THE JOURNEY (Part Three)

Louie Simmons
Sat Feb 25, 2017

Much like the modern day Columbus Westside, Frenn and West came up with the high deadlift.  Like the Russians, they placed boxes under the plate so the bar was just below the knee.

This is where the lower back is really stressed. They would work up to the largest weight possible on that day for a single. Straps were used to make it possible to use the most weight you can do to build the greatest amount of back strength.

While the Culver City guys were gone in the early 70s, the Columbus Westside considers this one of the most valuable exercises to test our back strength for the deadlift. Today, we use three levels: just below the knee, two-inch lower, and another two-inch lower where the plates are about four and one-half inches off the floor.

Today’s Westside also puts rubber mats under the plates. This method works the back by taking the leg drive out of the lift. One example is Jake Norman, a 900-pound deadlifter officially, but with the plates four inches off the floor his best was 810 pounds. Why? Reduced leg drive.

Bill West did a lot of deadlifts with a snatch grip working up to a max three reps. The author made 670 at 180 by standing on a four-inch box and starting the first weights with an ultra-wide grip with a wider foot stance.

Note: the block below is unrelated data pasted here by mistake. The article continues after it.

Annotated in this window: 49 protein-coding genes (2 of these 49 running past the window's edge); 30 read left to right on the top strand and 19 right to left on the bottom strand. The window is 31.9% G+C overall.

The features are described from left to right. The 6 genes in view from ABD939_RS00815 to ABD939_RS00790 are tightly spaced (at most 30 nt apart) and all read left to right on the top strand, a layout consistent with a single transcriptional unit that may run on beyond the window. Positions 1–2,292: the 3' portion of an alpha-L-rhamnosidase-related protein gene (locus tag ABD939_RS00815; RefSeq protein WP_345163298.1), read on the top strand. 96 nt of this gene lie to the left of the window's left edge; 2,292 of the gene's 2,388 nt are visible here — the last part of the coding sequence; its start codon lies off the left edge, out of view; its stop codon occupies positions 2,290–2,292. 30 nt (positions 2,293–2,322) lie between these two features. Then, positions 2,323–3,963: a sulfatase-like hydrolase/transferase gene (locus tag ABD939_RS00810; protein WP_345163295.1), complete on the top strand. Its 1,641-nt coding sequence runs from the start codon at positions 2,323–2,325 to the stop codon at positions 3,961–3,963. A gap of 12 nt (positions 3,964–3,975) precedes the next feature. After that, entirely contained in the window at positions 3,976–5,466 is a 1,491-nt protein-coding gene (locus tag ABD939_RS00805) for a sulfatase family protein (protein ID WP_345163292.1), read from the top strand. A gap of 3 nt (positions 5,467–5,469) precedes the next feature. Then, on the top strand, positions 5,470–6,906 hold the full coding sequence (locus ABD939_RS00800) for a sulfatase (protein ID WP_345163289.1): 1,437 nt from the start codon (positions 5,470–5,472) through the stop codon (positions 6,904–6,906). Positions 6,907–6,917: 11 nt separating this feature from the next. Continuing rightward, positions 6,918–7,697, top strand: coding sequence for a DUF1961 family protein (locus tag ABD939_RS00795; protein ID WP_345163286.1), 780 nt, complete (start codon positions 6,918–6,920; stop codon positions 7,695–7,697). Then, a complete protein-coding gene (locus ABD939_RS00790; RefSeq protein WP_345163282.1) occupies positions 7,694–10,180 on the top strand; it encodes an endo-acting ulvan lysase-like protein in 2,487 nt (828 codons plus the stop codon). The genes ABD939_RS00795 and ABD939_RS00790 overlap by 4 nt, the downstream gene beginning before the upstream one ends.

As the weights go up I would bring my grip in a little and also my foot stance until the largest weights were with a normal close grip and feet close together. The author’s best was 600 pounds on a four-inch box, which made it possible to pull the 670 in a meet at 180 bodyweight.

The box squat is the most important exercise the Columbus Westside uses. Casey was the first 800-pound squatter in the history of powerlifting. Frenn made 854 in 1970, no gear at 242. I knew box squats worked then and today. In Columbus we had six members hold squat records.

At times the lightest to squat 1000 pounds and 900 pounds and the all-time top coefficient by two men, Chuck Vogelpohl and Dave Hoff, who also holds the highest coefficient of all-time. No matter what your sport, box squats are the most important lower body exercise.

One can squat lower and wider on a box. They teach the athlete to start the lift with the correct muscle groups; the hips, glutes and the hamstrings. All squats are to the same depth.  This is something that does not happen when doing regular squats. Most of the time, as the weights get larger, the squats get higher, even in contests.